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The Hundred-Foot Journey: An odyssey of acceptance

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Film: The Hundred-Foot Journey  

Cast: Helen Mirren, Om Puri, Manish Dayal, Charlotte Le Bon, Juhi Chawla, Amit Shah, Michel Blanc, Clément Sibony, Farzana Dua Elahe, Vincent Elbaz


 Director: Lasse Hallström

Hollywood heavyweights Steven Spielberg and Oprah Winfrey joined forces to produce Swedish director Lasse Hallström’s flavoursome adaptation of Richard C. Morais’s first novel, The Hundred-Foot Journey about Hassan Kadam (Manish Dayal), a lowly Indian chef who breaks into the rarefied echelons of French haute cuisine. That the novel was a semi-finalist in the 2004 William Faulkner Creative Writing Competition shows in the dialogue tailored for the film by Steven Knight.

Hallstrom and Knight adhere faithfully to Morais’s account of the true costs of rising to the top in one’s profession while following cinematic demands and condensing, for example, Hassan’s 20 page coming-of-age in London to snatches of dialogue between the narrator and the ravishingly pretty sous chef Marguerite (le Bon) or her boss, Madame Mallory (Helen Mirren) who converts from haughty rival to formidable mentor.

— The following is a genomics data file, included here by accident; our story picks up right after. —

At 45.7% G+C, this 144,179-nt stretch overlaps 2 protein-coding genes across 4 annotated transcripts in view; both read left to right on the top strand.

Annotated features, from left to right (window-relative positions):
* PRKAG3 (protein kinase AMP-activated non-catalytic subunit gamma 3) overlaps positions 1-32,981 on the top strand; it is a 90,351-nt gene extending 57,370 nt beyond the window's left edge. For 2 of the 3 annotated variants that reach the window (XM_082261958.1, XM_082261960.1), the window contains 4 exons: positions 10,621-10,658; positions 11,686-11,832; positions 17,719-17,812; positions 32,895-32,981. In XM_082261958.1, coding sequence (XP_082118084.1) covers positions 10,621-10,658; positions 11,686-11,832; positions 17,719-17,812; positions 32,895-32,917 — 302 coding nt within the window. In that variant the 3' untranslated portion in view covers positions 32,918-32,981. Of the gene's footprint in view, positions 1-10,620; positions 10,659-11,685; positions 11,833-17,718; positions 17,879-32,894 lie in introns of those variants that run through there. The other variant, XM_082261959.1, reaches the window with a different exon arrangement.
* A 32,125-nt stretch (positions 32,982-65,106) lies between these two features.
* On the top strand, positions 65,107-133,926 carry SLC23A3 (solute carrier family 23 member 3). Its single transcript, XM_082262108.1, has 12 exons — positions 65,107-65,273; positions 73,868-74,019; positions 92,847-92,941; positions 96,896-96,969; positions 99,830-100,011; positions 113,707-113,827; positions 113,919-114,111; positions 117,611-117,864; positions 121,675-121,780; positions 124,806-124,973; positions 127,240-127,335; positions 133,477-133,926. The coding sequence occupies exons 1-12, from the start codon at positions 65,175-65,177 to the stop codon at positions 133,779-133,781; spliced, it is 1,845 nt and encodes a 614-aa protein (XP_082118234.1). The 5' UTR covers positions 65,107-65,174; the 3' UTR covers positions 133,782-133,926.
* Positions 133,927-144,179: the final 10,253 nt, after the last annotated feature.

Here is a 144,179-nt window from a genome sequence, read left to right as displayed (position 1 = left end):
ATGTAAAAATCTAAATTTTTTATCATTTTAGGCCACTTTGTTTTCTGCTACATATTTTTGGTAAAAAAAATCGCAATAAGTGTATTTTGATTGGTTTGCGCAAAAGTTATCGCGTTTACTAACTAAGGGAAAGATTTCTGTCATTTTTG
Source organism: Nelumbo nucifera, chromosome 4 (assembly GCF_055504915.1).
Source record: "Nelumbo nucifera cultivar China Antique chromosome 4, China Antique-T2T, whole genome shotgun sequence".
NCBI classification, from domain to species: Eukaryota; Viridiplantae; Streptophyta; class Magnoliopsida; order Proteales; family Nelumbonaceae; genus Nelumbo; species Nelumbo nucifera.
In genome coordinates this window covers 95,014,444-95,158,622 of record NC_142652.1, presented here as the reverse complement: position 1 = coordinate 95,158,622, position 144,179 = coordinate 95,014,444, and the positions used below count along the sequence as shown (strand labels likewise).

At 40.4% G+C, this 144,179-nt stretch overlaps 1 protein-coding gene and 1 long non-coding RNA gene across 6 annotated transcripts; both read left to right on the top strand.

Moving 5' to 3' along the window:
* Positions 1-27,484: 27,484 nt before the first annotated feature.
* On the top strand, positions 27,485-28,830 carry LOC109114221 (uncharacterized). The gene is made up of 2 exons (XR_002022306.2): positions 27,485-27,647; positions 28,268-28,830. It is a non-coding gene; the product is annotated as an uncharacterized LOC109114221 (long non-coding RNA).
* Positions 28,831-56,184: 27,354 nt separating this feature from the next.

An “uniquely Gallic look of nuclear contempt” is Mme Mallory’s initial response to the Indian restaurant located across the street from her elegant, gastronomically exciting establishment. Everything about the eatery (spicy food, décor and loud Bollywood music) appals her refined French sensibility. When Hassan wins a star and yet another in a year or two or less, the press concocts a slumdog personae when he was born above his “grandfather’s restaurant on the Nepean Sea Road.” Hallstrom loves feel-good fairytales (example, his previous helming of Joanne Harris’ postmodern fable Chocolat) and you just know, the two restaurant owners will eventually find common ground in food, glorious food.

The culinary competitors embark on a voyage of discovery and acceptance, in the hundred feet it takes to cross the street winding through the picturesque little village in the Midi Pyrenees. The Kadams new home is a far cry indeed from the hurly gurly of Bombay, which they were forced to flee in the wake of a communal conflagration which consumed Hassan’s mother (Juhi Chawla in a cameo).

The tragedy compels Papa Abbas (Om Puri) to migrate with his children to London (whose veggies were too “cold and soulless” for Hassan’s liking) and subsequently to Europe, where serendipity, a minor mishap and Marguerite make them settle opposite Mme Mallory’s. Food is memories, every bite takes you home are two of the more memorable lines in the movie. Indeed, food serves as a metaphor for the clash of cultures, but it is the human relationships that make the film an interesting watch.

The interactions between Mme Mallory and Abbas, who proceed from insults to dancing; between Marguerite and Hassan and between  the insular French chefs  in Mallory’s employ and the Kadams  are the heart of the narrative. Prejudice is universal, but the film plays safe in its depiction of racial tension.

ronitatorcato@gmail.com